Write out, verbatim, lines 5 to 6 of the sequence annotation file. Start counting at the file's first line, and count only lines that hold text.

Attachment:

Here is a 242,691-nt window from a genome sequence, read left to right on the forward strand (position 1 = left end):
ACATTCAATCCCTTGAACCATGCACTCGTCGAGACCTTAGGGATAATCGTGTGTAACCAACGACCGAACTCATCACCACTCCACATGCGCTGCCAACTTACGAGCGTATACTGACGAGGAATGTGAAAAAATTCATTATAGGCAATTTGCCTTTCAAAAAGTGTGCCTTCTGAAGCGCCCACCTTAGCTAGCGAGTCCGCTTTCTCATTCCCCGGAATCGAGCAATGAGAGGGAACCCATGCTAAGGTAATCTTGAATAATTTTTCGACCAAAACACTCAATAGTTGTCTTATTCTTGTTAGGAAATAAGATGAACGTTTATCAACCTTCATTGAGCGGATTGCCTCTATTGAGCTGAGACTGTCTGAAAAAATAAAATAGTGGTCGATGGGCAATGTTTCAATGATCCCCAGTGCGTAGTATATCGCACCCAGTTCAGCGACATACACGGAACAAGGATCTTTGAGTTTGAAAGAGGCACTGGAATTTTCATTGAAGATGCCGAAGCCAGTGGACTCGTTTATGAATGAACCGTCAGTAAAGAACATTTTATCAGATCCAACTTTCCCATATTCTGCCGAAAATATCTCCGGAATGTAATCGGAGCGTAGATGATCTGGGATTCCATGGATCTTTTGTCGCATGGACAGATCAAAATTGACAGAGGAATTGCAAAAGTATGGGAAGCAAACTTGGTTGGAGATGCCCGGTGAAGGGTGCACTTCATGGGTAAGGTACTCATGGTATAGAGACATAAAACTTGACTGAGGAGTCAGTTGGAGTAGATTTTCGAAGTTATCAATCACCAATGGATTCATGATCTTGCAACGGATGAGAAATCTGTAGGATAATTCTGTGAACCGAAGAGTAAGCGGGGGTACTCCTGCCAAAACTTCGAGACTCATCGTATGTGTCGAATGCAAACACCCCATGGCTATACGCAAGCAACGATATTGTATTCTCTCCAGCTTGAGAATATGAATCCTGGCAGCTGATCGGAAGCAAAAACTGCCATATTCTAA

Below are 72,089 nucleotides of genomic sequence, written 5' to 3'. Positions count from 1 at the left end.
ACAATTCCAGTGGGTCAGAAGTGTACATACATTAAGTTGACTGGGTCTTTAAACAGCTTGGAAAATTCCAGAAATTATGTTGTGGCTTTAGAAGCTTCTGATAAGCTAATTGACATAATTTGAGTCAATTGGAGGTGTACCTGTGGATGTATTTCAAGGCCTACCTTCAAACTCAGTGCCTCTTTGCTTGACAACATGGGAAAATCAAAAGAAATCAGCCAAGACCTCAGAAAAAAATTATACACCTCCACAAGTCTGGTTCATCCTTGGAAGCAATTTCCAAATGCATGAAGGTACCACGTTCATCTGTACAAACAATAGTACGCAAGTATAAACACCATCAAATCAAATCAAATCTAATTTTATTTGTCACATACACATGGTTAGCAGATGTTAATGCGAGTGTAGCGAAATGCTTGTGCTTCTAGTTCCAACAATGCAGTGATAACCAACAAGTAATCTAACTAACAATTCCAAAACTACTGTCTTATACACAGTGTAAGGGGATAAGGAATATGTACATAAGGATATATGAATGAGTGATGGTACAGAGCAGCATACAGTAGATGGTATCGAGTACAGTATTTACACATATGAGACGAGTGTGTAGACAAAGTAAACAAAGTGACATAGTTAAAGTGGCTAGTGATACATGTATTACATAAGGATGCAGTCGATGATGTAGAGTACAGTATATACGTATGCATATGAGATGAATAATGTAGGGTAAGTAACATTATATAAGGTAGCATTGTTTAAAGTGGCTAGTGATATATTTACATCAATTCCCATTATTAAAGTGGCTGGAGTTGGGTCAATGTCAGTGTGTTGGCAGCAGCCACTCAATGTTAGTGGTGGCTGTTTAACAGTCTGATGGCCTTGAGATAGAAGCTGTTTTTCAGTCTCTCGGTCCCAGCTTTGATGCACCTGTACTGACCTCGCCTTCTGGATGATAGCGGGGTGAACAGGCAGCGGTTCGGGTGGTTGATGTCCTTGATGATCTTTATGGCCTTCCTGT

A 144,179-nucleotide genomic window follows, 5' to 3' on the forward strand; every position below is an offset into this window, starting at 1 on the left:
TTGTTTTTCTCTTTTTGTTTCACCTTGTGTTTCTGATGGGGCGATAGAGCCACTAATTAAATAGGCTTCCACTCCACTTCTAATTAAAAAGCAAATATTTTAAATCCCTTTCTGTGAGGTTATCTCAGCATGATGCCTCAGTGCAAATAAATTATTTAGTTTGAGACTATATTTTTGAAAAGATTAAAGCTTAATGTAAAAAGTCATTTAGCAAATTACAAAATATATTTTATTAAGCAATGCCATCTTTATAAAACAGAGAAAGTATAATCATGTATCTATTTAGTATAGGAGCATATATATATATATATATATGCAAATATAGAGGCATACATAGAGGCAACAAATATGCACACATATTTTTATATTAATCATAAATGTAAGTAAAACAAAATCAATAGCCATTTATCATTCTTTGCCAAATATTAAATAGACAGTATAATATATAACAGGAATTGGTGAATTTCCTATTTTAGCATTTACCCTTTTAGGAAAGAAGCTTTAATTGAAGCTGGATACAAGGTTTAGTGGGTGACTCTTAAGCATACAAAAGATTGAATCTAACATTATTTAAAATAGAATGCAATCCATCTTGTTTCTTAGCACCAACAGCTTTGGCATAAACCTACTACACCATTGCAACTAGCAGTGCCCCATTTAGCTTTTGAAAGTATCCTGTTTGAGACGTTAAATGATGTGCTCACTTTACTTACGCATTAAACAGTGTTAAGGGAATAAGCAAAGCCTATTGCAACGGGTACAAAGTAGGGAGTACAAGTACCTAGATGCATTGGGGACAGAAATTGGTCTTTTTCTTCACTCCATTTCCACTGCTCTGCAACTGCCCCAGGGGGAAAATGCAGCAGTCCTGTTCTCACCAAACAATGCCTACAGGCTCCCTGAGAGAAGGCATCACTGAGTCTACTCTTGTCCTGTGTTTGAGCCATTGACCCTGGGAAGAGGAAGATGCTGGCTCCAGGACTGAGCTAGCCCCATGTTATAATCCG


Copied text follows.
A 144,179-nucleotide genomic window follows, 5' to 3' on the forward strand; every position below is an offset into this window, starting at 1 on the left:
TTGTTTTTCTCTTTTTGTTTCACCTTGTGTTTCTGATGGGGCGATAGAGCCACTAATTAAATAGGCTTCCACTCCACTTCTAATTAAAAAGCAAATATTTTAAATCCCTTTCTGTGAGGTTATCTCAGCATGATGCCTCAGTGCAAATAAATTATTTAGTTTGAGACTATATTTTTGAAAAGATTAAAGCTTAATGTAAAAAGTCATTTAGCAAATTACAAAATATATTTTATTAAGCAATGCCATCTTTATAAAACAGAGAAAGTATAATCATGTATCTATTTAGTATAGGAGCATATATATATATATATATATGCAAATATAGAGGCATACATAGAGGCAACAAATATGCACACATATTTTTATATTAATCATAAATGTAAGTAAAACAAAATCAATAGCCATTTATCATTCTTTGCCAAATATTAAATAGACAGTATAATATATAACAGGAATTGGTGAATTTCCTATTTTAGCATTTACCCTTTTAGGAAAGAAGCTTTAATTGAAGCTGGATACAAGGTTTAGTGGGTGACTCTTAAGCATACAAAAGATTGAATCTAACATTATTTAAAATAGAATGCAATCCATCTTGTTTCTTAGCACCAACAGCTTTGGCATAAACCTACTACACCATTGCAACTAGCAGTGCCCCATTTAGCTTTTGAAAGTATCCTGTTTGAGACGTTAAATGATGTGCTCACTTTACTTACGCATTAAACAGTGTTAAGGGAATAAGCAAAGCCTATTGCAACGGGTACAAAGTAGGGAGTACAAGTACCTAGATGCATTGGGGACAGAAATTGGTCTTTTTCTTCACTCCATTTCCACTGCTCTGCAACTGCCCCAGGGGGAAAATGCAGCAGTCCTGTTCTCACCAAACAATGCCTACAGGCTCCCTGAGAGAAGGCATCACTGAGTCTACTCTTGTCCTGTGTTTGAGCCATTGACCCTGGGAAGAGGAAGATGCTGGCTCCAGGACTGAGCTAGCCCCATGTTATAATCCG